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How the coronavirus crisis offers a glimpse of what poor, black communities 'feel every day'


Notice: Transcripts are machine and human generated and lightly edited for accuracy. They may contain errors.

Judy Woodruff: As curfews in many states are about to begin again tonight, we are at a place where we don't need to go searching past events and expert opinions in order to understand the protests around the killing of George Floyd. We can analyze it first-person.

Tonight, journalist and author Dawn Turner shares her Humble Opinion on why we all need to make a connection between the pandemic and the protests.

Dawn Turner: When I was a columnist for The Chicago Tribune, I often wrote about race and poor African-American communities.

Many times, well-meaning white readers would ask me: What can I do?

I want you to know that this pandemic has afforded you a vantage point like none other. This is your opportunity to know what people who live in poor communities face and feel every day, long before COVID.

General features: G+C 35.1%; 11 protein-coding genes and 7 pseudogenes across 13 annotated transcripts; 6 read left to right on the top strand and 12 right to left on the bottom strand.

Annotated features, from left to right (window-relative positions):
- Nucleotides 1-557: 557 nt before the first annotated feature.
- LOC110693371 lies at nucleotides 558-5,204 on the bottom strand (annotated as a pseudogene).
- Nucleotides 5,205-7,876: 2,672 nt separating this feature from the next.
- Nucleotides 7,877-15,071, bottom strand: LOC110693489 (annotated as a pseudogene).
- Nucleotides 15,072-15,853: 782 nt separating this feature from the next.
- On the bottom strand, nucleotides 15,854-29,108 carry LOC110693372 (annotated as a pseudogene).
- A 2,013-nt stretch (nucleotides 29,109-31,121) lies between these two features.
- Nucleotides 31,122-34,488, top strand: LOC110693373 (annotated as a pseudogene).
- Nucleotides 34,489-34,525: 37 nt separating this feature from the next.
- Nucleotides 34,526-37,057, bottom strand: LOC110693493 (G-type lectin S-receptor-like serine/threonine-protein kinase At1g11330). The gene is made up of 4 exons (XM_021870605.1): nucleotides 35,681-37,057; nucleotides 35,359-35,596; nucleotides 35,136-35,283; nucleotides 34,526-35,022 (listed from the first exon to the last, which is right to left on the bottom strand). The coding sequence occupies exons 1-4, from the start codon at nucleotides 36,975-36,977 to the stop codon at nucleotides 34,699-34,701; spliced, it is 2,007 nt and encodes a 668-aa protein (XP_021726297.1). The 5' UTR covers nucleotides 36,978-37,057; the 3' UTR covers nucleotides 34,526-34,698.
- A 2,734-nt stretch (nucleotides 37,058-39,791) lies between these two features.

I want you to remember what it feels like to stand in long lines to enter stores, because, in poor black communities, some merchants, fearing theft from a few bad apples, have long restricted the number of people they allow in at one time.

And those Plexiglas dividers that protect store workers now? Well, their bulletproof cousins have been mounted in stores in black communities for ages.

I want you to remember the knot of anxiety you feel wondering whether there will be enough eggs or meat or even toilet paper on store shelves. Poor people living in food deserts face scarcity all the time.

I want you to remember the unease of walking past boarded-up businesses and jogging down barren streets, because that's what poor black people who live in blighted communities experience every day. I want you to remember what it feels like to have to hole up in your house because the world beyond your door is dangerous and filled with people who could cost you your life.

I want you to remember what it feels like to lose your job, and not only to be stripped of vital income and all that entails, but of purpose, and those social connections that motivate and inspire us. I want you to remember how it feels to have to stand in line to ask for a handout and how you worry that people will ask you, how did you get yourself in this situation?

If you take away nothing else from this pandemic, I want you to remember how powerless and hopeless and disaffected this moment has rendered you. I want you to realize that, for poor black people, this is not a moment. If this pandemic offers even a smidgen of empathy, then maybe you understand why people might rise up and rage.

Judy Woodruff: Journalist and author Dawn Turner.

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